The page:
Whenever a new cheese vendor comes knocking on the door of Zalat — a DFW cult classic pizzeria — hoping to get their businesses, owner Khanh Nguyen has one simple response: “If you think you can best our cheese, hand it to the cook and we’ll do a blind taste test.”
All he cares about is what tastes best. This method has led to them switching cheeses twice. He doesn’t remember asking about cost before signing the deal either time.
Consequently, Zalat spends more on cheese than rent.
Zalat is a New York-style late night pizza joint with eight locations across DFW, and a hugely loyal following because of its unique style and unforgettable tastes. Its newest location is a ghost kitchen in Plano on Parker Road, and it opened on Sept. 30.
Nguyen says he arrived at his career as a restaurateur because of a “pretty bad case of adult ADD: if I’m not passionate about it, I can’t do it.”
A former lawyer, he found his interest in his old work waning as he discovered his love of cooking in his own kitchen. In 2011, without any knowledge of the restaurant industry, he opened DaLat, a Vietnamese restaurant, and three years later, despite never having made a pizza before, when the pizza restaurant next door closed down, he decided to buy it.
He and his team spent six months developing the dough, working up a batch a day until it was as good as they could make it. It took another month to develop a sauce. Over a weekend, they ordered pizza from anyone they’d ever heard of, Cane Rosso and Coal Vines to Papa Johns and Pizza Hut.
“I’m a romantic at heart, and I wanted to do it right,” he says.
Thus, Zalat was born.
The new Plano location is a ghost or cloud kitchen, a place where food is prepared and delivered by third parties like Grubhub, UberEats, or DoorDash. All the staff’s energy is in food preparation, and there is no need for costly build outs. Zalat has sit-down restaurants, but all their new locations are these cloud kitchens. While it isn’t a unique move for a pizza place—they practically invented the ghost kitchen—it’s also a clever move during a pandemic, when fewer people are eating out, and more are ordering.
Still, he says, he wants it to feel like a NYC pizzeria. The differences are all in the business model. He adds that Zalat is planning to keep expanding across DFW, but they’re in no rush.
“We’re getting requests all the time from fans,” he says. “Every time we announce a new location, people are like when are we getting one here? We’re patient about our locations. We don’t want to overspend, or go into too expensive places.”
He also wants to ensure quality doesn’t drop. New Zalat fans will notice that every box should come with a signature of a Zalat employee who has personally inspected and signed off on their pizza.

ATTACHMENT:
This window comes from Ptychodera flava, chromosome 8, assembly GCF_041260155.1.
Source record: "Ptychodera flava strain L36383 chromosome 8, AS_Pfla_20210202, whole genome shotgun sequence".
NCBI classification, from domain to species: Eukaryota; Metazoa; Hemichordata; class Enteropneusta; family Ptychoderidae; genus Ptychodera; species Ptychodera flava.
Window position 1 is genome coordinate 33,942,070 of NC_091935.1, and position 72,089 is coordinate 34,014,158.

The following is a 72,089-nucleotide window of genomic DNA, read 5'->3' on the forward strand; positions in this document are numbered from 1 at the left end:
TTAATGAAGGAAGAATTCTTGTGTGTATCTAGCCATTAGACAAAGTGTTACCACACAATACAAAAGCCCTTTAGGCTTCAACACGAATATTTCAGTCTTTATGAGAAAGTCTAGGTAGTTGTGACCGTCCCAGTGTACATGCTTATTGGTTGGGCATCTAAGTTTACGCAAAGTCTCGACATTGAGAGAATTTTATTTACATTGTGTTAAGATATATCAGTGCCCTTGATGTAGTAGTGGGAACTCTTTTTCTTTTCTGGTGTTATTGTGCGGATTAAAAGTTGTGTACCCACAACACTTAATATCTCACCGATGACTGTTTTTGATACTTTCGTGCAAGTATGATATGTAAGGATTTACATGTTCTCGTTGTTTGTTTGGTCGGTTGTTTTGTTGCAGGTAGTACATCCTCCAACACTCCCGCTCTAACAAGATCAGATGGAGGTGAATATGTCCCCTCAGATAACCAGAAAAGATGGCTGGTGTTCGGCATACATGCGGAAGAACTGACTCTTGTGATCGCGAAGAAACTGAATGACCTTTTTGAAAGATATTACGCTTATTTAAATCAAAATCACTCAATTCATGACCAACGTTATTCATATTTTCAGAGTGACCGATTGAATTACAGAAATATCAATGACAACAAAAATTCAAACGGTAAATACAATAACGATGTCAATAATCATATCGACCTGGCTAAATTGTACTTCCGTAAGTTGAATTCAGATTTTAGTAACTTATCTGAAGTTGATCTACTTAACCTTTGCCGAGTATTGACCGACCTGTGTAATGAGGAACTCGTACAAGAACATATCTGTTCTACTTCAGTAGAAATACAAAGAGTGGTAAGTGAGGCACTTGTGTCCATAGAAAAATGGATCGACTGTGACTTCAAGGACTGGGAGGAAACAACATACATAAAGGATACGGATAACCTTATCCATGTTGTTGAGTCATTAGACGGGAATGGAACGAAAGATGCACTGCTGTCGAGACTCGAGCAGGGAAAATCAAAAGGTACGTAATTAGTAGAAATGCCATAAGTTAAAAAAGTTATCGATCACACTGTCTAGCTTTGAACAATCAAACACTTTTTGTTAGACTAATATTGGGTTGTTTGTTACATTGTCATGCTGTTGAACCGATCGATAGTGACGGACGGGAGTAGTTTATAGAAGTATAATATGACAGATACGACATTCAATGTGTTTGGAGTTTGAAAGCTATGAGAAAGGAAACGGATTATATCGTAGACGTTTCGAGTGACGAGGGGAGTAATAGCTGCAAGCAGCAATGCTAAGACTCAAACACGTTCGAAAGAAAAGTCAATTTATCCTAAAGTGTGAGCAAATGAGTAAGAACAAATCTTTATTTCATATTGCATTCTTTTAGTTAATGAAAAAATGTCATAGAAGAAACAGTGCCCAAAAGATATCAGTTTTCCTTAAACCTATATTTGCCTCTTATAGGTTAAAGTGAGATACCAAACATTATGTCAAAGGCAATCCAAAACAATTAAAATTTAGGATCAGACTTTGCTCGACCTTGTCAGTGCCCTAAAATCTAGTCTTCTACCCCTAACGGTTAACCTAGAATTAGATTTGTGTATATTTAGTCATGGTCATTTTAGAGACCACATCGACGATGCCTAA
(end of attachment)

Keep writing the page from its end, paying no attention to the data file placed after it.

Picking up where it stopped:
“We’re going to war with a hand-made product,” he says. “We rely on those hands.”
Everyone has to be on board to make sure every pizza meets their high standards. They offer employees full benefits, a 401K, and stock options, giving everyone ownership in the company. Plus, after a year, every employee is eligible for a free tattoo.
Their cashiers and expo workers are in charge of quality checks and while they’re typically the lowest on the food service totem pole, at Zalat, they’re the last line of defense between customers and a poorly made pizza, and he makes sure they all know that. They are the sheriffs of pizza and no one, not even Nguyen is above the law.
He remembers once in their first year, he was working the ovens while a 17-year-old senior in high school was working in expo, which put his philosophy to the test.
“We were an hour backed up and I dropped a pizza in, barely missed pulling it out in time—long story short, it wasn’t pretty but would taste fine. I put it in expo, and moved on to the next, but I see this kid eyeing my pizza and I know he’s going to call B.S. on it. He shakes his head and he goes, ‘Khanh, sorry, we can’t sell that.’ I thanked him and remade it.”
The pizzeria is known for its most crazy pizzas, like the Reuben, the Pho-inspired Pho Shizzle, and Elotes, inspired by Mexican street corn. In a world where most pizza places live and die by the build-your-own option, less than two percent of Zalat’s orders are customer-designed. Most fans trust Zalat’s impeccable, if wild, signature pizzas.
But for traditional pizza fans, Nguyen has worked hard to ensure that you can’t go wrong with pepperoni. In fact, 40 percent of profits are from people ordering just pepperoni pizza. For all the jazzy signatures on the menu, that’s the result he wanted: a classic pizza that can go toe to toe with the best of them. There are a few variations like NYC-style pepperoni, the Simple Basil, and The Crave.
Nguyen hints that there’s a new pepperoni pizza coming to the menu, the first new pie Zalat has debuted in four years.
But for those who walk on the wild side, The Hottie, he says, is one of their under-rated but most electric pizzas. It’s not nearly as spicy as most fans seem to fear; it’s about the combination of flavors, particularly the tinge of vinegar from Tabasco sauce that makes this little number special.
Really, though, you can’t go wrong.
Zalat, Parker Road
- Mon – Sat | 11 a.m. – 12 a.m.
- Sun | 11 a.m. – 10 p.m.
Where: 3909 W. Parker Rd. Ste. 102, Plano